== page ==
Sunday, July 24, 2016

Latin Proverbs and Fables Round-Up: July 24

Here is a round-up of today's proverbs and fables - and for previous posts, check out the Bestiaria Latina Blog archives. If you are looking for free copies of my books, you can find links to all of them here: Fables, Proverbs and Distichs — Free PDFs.

HODIE (Roman Calendar): ante diem nonum Kalendas Augustas.

MYTHS and LEGENDS: The art image for today's legend shows Aeneas and the Omen of the Sow; you can also see the legends for the current week listed together here.


3-WORD MOTTOES: Today's 3-word motto is Ostendo, non ostento (English: I show; I do not boast).

3-WORD PROVERBS: Today's 3-word proverb is Sapientia omnia operatur (English: Wisdom works all things).

RHYMING PROVERBS: Today's proverb with rhyme is: Est piger agnellus, qui non gestat sibi vellus (English: The little lamb who doesn't want to carrry his own wool is lazy).

VULGATE VERSES: Today's verse is Quaerite et invenietis (Matt. 7:7)). For a translation, check out the polyglot Bible, in English, Hebrew, Latin and Greek, at the Sacred Texts Archive online.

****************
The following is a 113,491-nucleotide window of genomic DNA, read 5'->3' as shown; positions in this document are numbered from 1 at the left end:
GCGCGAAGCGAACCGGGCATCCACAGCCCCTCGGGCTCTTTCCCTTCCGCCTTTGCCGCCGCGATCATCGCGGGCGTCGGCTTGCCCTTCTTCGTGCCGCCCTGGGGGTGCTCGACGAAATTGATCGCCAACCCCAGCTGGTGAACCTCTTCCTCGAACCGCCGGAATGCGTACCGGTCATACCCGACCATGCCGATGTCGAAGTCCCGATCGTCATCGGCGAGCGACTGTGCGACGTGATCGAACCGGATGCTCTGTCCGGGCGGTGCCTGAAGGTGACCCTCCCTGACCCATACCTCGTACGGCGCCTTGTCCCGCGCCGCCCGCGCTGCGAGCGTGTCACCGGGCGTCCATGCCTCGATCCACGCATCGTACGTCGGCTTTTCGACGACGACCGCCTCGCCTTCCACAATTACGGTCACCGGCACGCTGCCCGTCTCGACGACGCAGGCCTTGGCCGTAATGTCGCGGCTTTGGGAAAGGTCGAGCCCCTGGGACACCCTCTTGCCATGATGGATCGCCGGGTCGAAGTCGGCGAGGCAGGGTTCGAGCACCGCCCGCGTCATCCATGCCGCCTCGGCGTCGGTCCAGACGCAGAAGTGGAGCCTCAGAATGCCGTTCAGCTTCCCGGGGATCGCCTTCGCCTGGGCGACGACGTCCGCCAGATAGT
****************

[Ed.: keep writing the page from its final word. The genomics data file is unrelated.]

ELIZABETHAN PROVERBS: Here is today's proverb commentary, this time by Taverner: Quo semel est imbuta recens servabit odorem testa diu: A vessel will kepe long the savour wherewith it is firste seasoned. For this cause Quintilian counsailet us forth with even from our youth to learne the best thinges, sith nothing sticketh more fastly than that, that is received and taken of pure youth not yet infected, with perverse and croked manners or opinions. For verelie full true is our Englishe Proverbe, That is bread by the bone wil never away.

BREVISSIMA: The distich poster for today is Ad Ponticum. Click here for a full-sized view. I'm sharing these with English translations at Google+ now too.

And here are today's proverbial LOLcats:

Fortis cadere, cedere non potest.
The brave man can fall but not fail.

Cave canem!
Beware of dog!


FABULAE FACILES: The fable from the Fabulae Faciles widget is Canis Vetulus et Magister, the sad story of a dog and his ungrateful master (this fable has a vocabulary list).

MILLE FABULAE: The fable from the Mille Fabulae et Una widget is Struthiocamelus Perfidus, the story of an unreliable ostrich.

Struthiocamelus Perfidus

Words from Mythology. For more about DRACO and the English word DRACONIAN, see this blog post.